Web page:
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Brad Hirschfield

Brad Hirschfield

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Hearing God's Voice: Lessons from Shavuot and Pentecost

Posted: 05/17/10 11:52 AM ET

What does God sound like? For those who do not believe in God, the answer is nothing. But for those who do believe, and specifically for those who believe in revelation, this is a good time of year to ask that question. Shavuot (Pentecost) begins Tuesday night, May 18th.

This holiday, originally the festival of first fruits in the Hebrew Bible, came to be associated with the story of God giving the Ten Commandments to the ancient Israelites as recorded in the Book of Exodus, and later on also became associated with Jesus' return to his disciples following his Easter/Passover death and resurrection.

In each case, Shavuot/Pentecost is a time when many Jews and Christians tell a story of hearing God's call. In a world filled with people claiming to hear God's call all the time and often to deadly effect, it's worth looking back at these two stories and seeing what they tell us about the experience of hearing God.

I am not talking about determining which, if either, of the stories is historically accurate. Those are faith claims, which nobody can adjudicate. But the implications of the different stories, what their lessons are, and how living in light of those lessons affects people -- that can be debated. And in this case the differences are significant.

According to the Book of Acts (2:1-12), Jesus' disciples were gathered in Jerusalem for Shavuot -- not surprising, as it is one of the three pilgrimage festivals observed by the Jews of antiquity. With language clearly reminiscent of Exodus' description of God's revelation at Sinai as recorded in Exodus, the Holy Spirit descends upon the disciples, and each is heard to be speaking in a different language.

Given that all are from the Land of Israel and would normally have spoken Aramaic or possibly Hebrew, this is pretty remarkable. In fact, the other pilgrims who have journeyed to Jerusalem are astounded. Having come from Parthia, Media, Mesopotamia, Cappadocia, Asia, Egypt, Rome, Crete, and Arabia, and speaking different languages, they are all able to understand what the disciples are saying. Each seems to have been taken with the ability to speak in the language that people needed to hear. It's actually a powerful lesson in speaking to people in their own language.

Interestingly however, it seems that the content of each disciple's revelation is the same. The "proof" that this is the word of God lays in the fact that the message is identical but capable of being shared in the multiple languages that God puts in the mouths of various disciples.

Hearing God in this story is about one message that is told in many tongues. According to Acts, God always says the same thing but adjusts the language to meet the needs of the audience. That's a very different understanding from the one offered by the rabbis who lived at roughly the same time as the authors of Acts.

According to rabbinic teaching on the experience of revelation at Sinai, to hear God is to hear the lessons one needs most in one's own life. For these rabbis, God sounds different to different people, and the content of God's message is different depending upon who is receiving it.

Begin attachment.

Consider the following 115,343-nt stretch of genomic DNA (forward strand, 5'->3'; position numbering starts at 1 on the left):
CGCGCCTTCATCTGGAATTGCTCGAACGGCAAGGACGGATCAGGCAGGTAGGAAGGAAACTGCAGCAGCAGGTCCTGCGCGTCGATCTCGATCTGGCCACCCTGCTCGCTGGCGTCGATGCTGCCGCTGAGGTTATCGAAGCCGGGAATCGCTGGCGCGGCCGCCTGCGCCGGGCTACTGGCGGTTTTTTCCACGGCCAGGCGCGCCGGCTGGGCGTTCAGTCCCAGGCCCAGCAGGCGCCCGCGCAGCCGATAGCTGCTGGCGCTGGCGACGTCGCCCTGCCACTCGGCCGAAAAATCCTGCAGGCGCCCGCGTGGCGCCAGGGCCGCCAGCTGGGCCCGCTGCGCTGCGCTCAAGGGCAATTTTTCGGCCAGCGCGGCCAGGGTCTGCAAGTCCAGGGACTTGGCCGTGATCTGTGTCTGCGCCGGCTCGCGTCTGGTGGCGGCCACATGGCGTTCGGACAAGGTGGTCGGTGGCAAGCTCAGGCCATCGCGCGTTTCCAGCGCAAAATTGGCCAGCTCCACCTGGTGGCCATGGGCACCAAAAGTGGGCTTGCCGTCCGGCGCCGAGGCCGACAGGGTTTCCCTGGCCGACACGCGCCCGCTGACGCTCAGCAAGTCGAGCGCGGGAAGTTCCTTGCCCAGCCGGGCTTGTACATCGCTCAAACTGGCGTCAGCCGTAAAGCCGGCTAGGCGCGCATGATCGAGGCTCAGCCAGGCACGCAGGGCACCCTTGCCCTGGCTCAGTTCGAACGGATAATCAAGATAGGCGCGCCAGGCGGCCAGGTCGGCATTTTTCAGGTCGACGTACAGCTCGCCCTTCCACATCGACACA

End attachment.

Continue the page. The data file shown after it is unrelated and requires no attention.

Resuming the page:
In describing the events of Sinai, the rabbis say that each person received the teaching that he or she needed to hear, and it was offered based on where they were in their lives. Old people heard what they needed. Children heard what they needed. Men according to their needs and women according to theirs. In effect, the proof of the divine nature of the events at Sinai was not that one word went out to all; it was that an infinite God speaks in an infinite number of ways, and does so based upon those to whom that God speaks.

According to this approach, any form of religious coercion, and any presumption of any one person or group having the last word on what God says, must be tossed out. While groups may compete over religious norms or the making of policy in light of how they understand God's word, they can never look at others and tell them that what they think "could not have come from God." This approach provides what may be the most important corrective to any system that believes in a revealed law (i.e., confusing legitimate faith with one particular understanding of that faith).

As Jews head into the final preparation to stand at Sinai once again, I hope that we do so with the expressed awareness that if any "proof" of revelation is to be had, it lies in the diversity of approaches and opinions about what "really" happened at Sinai, and what Torah (Jewish wisdom) "really" means.

If Torah is the infinite gift of an infinite God, then the infinite number of ways it can be legitimately interpreted, and those who do so, must be as sacred as the Torah itself, whether we agree with those interpretations or not. That's what God sounds like to me, and at least a great number of my spiritual ancestors of whom I remain a proud and devoted student.

 

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